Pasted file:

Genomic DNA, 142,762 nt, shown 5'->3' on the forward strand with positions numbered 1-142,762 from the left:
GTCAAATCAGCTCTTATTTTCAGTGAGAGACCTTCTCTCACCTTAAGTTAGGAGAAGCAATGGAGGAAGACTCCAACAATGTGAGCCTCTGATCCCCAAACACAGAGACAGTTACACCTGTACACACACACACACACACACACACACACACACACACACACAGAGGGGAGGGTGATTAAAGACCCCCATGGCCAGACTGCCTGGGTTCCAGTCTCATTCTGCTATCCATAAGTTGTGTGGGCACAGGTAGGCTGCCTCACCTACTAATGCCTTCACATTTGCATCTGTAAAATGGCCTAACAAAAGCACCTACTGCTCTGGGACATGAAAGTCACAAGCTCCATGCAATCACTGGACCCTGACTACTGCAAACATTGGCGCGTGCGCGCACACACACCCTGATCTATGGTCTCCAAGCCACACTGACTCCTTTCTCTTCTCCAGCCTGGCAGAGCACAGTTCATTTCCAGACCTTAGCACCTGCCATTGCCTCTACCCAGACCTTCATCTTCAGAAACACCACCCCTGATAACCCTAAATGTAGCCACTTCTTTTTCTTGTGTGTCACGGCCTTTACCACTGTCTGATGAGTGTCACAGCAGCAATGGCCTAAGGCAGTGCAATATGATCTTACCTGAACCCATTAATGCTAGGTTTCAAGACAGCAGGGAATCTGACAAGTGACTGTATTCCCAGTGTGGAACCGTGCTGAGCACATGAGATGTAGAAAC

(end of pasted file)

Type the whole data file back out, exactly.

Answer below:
Genomic DNA, 142,762 nt, shown 5'->3' on the forward strand with positions numbered 1-142,762 from the left:
GTCAAATCAGCTCTTATTTTCAGTGAGAGACCTTCTCTCACCTTAAGTTAGGAGAAGCAATGGAGGAAGACTCCAACAATGTGAGCCTCTGATCCCCAAACACAGAGACAGTTACACCTGTACACACACACACACACACACACACACACACACACACACACAGAGGGGAGGGTGATTAAAGACCCCCATGGCCAGACTGCCTGGGTTCCAGTCTCATTCTGCTATCCATAAGTTGTGTGGGCACAGGTAGGCTGCCTCACCTACTAATGCCTTCACATTTGCATCTGTAAAATGGCCTAACAAAAGCACCTACTGCTCTGGGACATGAAAGTCACAAGCTCCATGCAATCACTGGACCCTGACTACTGCAAACATTGGCGCGTGCGCGCACACACACCCTGATCTATGGTCTCCAAGCCACACTGACTCCTTTCTCTTCTCCAGCCTGGCAGAGCACAGTTCATTTCCAGACCTTAGCACCTGCCATTGCCTCTACCCAGACCTTCATCTTCAGAAACACCACCCCTGATAACCCTAAATGTAGCCACTTCTTTTTCTTGTGTGTCACGGCCTTTACCACTGTCTGATGAGTGTCACAGCAGCAATGGCCTAAGGCAGTGCAATATGATCTTACCTGAACCCATTAATGCTAGGTTTCAAGACAGCAGGGAATCTGACAAGTGACTGTATTCCCAGTGTGGAACCGTGCTGAGCACATGAGATGTAGAAAC